IPSO has issued six rulings:
- 04324-19 Macdonald v Evening Telegraph (Dundee), 2 Privacy (2018), No breach – after investigation
- 04186-19 Mmono v Manchester Evening News, 1 Accuracy (2018), Breach – sanction: publication of adjudication
- 03509-19 McEleny v The Times, 1 Accuracy (2018), No breach – after investigation
- 04225-19 Versi v The Sun, 1 Accuracy (2018), Breach – sanction: publication of correction
- 02706-19 Stroud v express.co.uk, 1 Accuracy (2018), No breach – after investigation
- 04544-19 Collinson v The Chronicle (Newcastle), 1 Accuracy (2018), 4 Intrusion into grief or shock (2018), No breach – after investigation
In the case of Rush v Nationwide News Pty (No.9)  FCA 1383 Wigney J dismissed an application by Geoffrey Rush for a permanent injunction to restrain the Daily Telegraph from republishing defamatory imputations. The Judge held that Mr Rush had failed to demonstrate a real or appreciable risk that the defamatory imputations would be repeated.
In the case of Bellino v Queensland Newspapers Pty Ltd  FCA 1380 Flick J dismissed a libel action. He held that the words complained of bore the imputations that the applicant was “a prominent owner of a brothel”; “the prominent owner of an illegal casino”; and “a criminal” but that these imputations were substantially true.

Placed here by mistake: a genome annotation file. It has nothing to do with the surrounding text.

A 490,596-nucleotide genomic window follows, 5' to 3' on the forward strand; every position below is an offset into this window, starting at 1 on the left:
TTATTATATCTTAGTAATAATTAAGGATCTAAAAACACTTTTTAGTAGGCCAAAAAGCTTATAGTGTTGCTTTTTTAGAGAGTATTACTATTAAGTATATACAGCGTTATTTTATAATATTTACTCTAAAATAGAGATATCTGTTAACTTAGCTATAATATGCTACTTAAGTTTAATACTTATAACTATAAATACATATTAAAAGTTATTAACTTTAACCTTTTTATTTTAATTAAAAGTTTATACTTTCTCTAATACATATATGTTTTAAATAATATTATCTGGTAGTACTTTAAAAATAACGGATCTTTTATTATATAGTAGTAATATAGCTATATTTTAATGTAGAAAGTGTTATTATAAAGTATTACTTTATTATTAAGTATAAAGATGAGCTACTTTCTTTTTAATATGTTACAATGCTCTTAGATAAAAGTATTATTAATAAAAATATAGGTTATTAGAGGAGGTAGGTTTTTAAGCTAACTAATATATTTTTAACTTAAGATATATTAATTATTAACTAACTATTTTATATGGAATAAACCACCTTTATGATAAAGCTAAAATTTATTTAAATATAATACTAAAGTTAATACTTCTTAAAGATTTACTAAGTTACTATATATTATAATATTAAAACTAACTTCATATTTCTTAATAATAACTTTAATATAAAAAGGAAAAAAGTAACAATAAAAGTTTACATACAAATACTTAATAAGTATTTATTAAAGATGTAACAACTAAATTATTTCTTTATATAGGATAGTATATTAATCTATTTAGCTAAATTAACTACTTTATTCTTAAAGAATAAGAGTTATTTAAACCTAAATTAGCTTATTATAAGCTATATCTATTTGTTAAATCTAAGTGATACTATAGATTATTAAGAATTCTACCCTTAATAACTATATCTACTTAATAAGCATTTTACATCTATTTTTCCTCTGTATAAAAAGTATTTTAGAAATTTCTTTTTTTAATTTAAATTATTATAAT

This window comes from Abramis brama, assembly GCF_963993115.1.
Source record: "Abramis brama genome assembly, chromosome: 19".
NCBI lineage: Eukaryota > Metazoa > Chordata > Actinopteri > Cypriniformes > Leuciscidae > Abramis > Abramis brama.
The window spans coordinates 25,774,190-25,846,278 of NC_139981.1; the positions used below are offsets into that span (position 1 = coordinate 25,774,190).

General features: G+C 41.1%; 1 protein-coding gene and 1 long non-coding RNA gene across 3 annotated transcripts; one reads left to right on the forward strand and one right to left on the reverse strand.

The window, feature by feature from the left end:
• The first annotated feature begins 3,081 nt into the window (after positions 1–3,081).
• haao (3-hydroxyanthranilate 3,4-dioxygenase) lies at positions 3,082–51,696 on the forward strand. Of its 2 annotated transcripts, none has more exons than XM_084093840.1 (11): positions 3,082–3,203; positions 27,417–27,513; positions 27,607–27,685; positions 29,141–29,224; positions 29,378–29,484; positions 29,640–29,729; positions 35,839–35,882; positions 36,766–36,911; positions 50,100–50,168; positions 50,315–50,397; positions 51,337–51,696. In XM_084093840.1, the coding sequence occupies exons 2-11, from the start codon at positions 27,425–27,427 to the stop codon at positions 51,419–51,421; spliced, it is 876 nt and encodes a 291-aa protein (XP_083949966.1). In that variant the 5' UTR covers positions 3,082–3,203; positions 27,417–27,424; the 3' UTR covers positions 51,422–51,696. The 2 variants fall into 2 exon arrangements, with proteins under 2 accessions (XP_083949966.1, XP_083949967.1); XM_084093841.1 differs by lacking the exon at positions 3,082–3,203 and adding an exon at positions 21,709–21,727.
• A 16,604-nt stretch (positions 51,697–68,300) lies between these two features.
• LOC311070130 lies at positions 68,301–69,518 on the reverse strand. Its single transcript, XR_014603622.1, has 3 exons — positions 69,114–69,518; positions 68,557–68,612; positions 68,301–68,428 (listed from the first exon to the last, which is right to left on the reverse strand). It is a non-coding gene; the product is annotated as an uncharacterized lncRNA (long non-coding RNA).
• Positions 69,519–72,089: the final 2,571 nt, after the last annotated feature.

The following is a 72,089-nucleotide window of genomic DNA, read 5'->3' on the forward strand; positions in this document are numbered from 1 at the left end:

With Austrlia’s consumer protection regulator recommending major changes to consumer protection and privacy laws Katharine Kemp considers how to safeguard consumer privacy in an INFORRM post.
Canadian Advertising and Marketing Law has covered the federal anti-spam legislation, highlighting common compliance errors.
The Greek Parliament has passed a Bill incorporating the GDPR into national law.
The Greek data protection authority has issued its first fine to PriceWaterhouse Coopers, Lexology reports.
The Irish Data Protection Commission has criticised the implementation of a Public Services Card in a recent report, the Global Government Forum reports.
The Dutch Data Protection Authority has cited Microsoft Windows as potentially breaching privacy rules.
Stanford’s Cyberlaw Blog has considered how the FTC can help safeguard privacy rights with legislative mandates from Congress.
Research and Resources
Internet and Social Media
- The U.K. Online Harms White Paper and the Internet’s Cable-ized Future, Eric Goldman, Santa Clara University – School of Law
- Political Effects of the Internet and Social Media, Ekaterina Zhuravskaya, Maria Petrovaand Ruben Enikolopov, Paris School of Economics (PSE), Institute for Political Economy and Governance, Barcelona and Institute of Political Economy and Governance